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Pirates flew the flag for equal pay 

A portrait of the pirate Blackbeard being captured in 1718. Bettmann/Getty Images

The pirates of the 17th and 18th centuries were “radically egalitarian”, says Steven Johnson in his Substack newsletter. Most of their voyages were governed by “articles of agreement” that set out relations between captain and crew: in many cases the captain would get only twice as much loot as a crew member. The modern American corporate executive, in contrast, makes several hundred times what the median worker at their firm does.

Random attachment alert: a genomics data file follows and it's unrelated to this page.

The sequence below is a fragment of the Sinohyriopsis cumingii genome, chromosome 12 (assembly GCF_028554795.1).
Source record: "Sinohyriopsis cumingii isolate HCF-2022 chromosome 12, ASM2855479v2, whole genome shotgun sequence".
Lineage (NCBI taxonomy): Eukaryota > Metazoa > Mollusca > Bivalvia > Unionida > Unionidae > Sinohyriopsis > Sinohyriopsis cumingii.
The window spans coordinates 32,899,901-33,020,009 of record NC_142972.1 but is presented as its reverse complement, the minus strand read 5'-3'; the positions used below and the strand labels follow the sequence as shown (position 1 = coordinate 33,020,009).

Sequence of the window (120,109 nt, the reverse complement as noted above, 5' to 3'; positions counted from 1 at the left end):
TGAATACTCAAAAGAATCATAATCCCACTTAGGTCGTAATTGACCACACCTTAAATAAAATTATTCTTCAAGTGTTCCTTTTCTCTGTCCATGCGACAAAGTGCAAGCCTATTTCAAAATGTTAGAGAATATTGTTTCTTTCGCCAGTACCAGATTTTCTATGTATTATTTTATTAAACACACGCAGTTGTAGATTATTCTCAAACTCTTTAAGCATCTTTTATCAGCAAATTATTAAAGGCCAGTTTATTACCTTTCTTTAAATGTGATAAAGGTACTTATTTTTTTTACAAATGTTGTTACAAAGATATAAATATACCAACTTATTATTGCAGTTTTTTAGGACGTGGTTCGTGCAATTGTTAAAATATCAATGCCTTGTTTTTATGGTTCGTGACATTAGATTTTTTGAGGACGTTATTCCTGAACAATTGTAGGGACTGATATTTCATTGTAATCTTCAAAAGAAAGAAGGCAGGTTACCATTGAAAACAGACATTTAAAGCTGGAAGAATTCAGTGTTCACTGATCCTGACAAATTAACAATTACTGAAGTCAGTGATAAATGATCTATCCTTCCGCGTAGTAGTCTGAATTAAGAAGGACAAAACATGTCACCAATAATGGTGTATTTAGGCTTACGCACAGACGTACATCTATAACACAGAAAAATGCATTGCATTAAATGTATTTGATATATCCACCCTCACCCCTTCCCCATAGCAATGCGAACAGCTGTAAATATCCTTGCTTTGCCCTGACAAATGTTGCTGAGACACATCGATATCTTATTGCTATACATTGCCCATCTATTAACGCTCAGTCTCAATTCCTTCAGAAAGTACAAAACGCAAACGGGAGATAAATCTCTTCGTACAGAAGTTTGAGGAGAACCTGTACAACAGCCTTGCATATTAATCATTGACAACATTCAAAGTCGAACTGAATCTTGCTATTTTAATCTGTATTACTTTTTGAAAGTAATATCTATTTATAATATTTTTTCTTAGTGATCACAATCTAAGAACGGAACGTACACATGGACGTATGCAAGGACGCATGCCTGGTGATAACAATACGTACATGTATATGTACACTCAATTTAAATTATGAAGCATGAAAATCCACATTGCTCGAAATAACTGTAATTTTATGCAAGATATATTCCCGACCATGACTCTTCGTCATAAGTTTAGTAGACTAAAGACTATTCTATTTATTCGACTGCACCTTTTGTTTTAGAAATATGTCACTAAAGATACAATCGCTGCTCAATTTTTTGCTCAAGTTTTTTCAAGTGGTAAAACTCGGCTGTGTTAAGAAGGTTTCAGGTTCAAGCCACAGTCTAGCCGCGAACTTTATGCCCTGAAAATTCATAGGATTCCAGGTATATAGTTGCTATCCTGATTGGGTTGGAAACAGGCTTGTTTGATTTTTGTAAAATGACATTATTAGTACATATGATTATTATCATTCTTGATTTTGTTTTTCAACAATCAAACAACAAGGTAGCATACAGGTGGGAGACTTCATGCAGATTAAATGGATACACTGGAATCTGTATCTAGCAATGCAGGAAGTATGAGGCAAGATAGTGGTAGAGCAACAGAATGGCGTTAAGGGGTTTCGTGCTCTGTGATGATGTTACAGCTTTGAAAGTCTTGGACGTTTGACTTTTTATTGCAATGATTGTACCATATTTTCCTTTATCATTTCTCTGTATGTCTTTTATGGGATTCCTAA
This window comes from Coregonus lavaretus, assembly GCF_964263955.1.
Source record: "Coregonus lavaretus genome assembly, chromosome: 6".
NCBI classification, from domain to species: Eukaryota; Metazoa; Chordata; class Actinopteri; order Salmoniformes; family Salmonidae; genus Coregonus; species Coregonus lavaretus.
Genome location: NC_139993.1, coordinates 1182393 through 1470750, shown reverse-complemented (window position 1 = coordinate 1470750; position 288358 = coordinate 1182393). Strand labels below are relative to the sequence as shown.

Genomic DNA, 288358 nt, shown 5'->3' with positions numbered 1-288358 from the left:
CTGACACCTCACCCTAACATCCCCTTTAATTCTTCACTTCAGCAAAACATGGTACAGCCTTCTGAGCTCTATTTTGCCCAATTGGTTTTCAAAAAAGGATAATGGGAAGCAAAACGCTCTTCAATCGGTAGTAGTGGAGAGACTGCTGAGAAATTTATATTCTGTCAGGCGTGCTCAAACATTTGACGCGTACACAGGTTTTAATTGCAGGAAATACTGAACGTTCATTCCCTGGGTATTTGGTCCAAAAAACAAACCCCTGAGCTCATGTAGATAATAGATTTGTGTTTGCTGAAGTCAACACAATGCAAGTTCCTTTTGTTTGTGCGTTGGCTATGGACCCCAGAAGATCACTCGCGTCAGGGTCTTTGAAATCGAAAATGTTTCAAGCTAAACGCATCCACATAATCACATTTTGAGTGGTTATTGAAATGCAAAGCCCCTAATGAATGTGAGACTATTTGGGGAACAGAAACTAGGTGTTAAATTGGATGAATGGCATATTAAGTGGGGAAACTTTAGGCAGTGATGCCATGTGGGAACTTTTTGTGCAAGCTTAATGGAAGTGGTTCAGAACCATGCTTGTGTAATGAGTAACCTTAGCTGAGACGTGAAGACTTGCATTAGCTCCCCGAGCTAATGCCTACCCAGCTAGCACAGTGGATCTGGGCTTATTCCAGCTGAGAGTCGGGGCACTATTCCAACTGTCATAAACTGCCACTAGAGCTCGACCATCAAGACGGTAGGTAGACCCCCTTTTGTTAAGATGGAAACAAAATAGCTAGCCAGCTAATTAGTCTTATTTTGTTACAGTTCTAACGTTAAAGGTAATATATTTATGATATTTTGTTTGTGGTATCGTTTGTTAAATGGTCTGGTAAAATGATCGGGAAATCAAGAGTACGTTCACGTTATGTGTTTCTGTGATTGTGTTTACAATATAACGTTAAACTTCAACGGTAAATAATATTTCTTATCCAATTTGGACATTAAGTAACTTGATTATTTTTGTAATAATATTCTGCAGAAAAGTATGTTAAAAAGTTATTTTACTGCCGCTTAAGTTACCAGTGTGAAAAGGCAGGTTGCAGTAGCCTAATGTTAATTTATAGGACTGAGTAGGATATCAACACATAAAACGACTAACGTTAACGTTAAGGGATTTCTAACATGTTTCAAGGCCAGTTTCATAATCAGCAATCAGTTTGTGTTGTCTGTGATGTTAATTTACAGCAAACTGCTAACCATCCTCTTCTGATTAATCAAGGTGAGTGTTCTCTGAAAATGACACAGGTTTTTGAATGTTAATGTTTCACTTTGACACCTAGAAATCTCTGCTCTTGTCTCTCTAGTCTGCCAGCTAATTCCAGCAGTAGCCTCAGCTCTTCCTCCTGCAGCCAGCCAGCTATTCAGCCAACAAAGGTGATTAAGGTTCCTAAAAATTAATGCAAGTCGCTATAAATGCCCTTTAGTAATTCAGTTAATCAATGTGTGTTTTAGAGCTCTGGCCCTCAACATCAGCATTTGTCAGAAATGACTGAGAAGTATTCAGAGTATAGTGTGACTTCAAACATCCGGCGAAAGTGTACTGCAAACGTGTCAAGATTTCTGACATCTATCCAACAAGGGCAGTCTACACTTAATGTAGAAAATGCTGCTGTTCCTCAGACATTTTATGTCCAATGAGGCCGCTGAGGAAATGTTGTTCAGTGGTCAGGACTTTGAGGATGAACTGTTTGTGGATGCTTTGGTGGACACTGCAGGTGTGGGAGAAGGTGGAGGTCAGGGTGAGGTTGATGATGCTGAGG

Equal pay wasn’t the only way in which these articles of agreement were significantly ahead of their time. A document from pirate Bartholomew Roberts’s ship, composed in the early 1720s, begins: “Every man shall have an equal vote in the affairs of moment.” A captain could be removed if he fell out of favour with his crew, and his power was rivalled by that of the quartermaster, who controlled day-to-day affairs and the distribution of loot. That’s democracy and the “separation of powers”, decades before the American and French revolutions. All of this shows that in hostile environments – and life at sea was extremely hostile – humans invent not just technological solutions to their problems, but political solutions as well. The lesson for today is clear: any “genuinely new ideas” to address modern social issues will almost certainly emerge from the margins rather than the mainstream.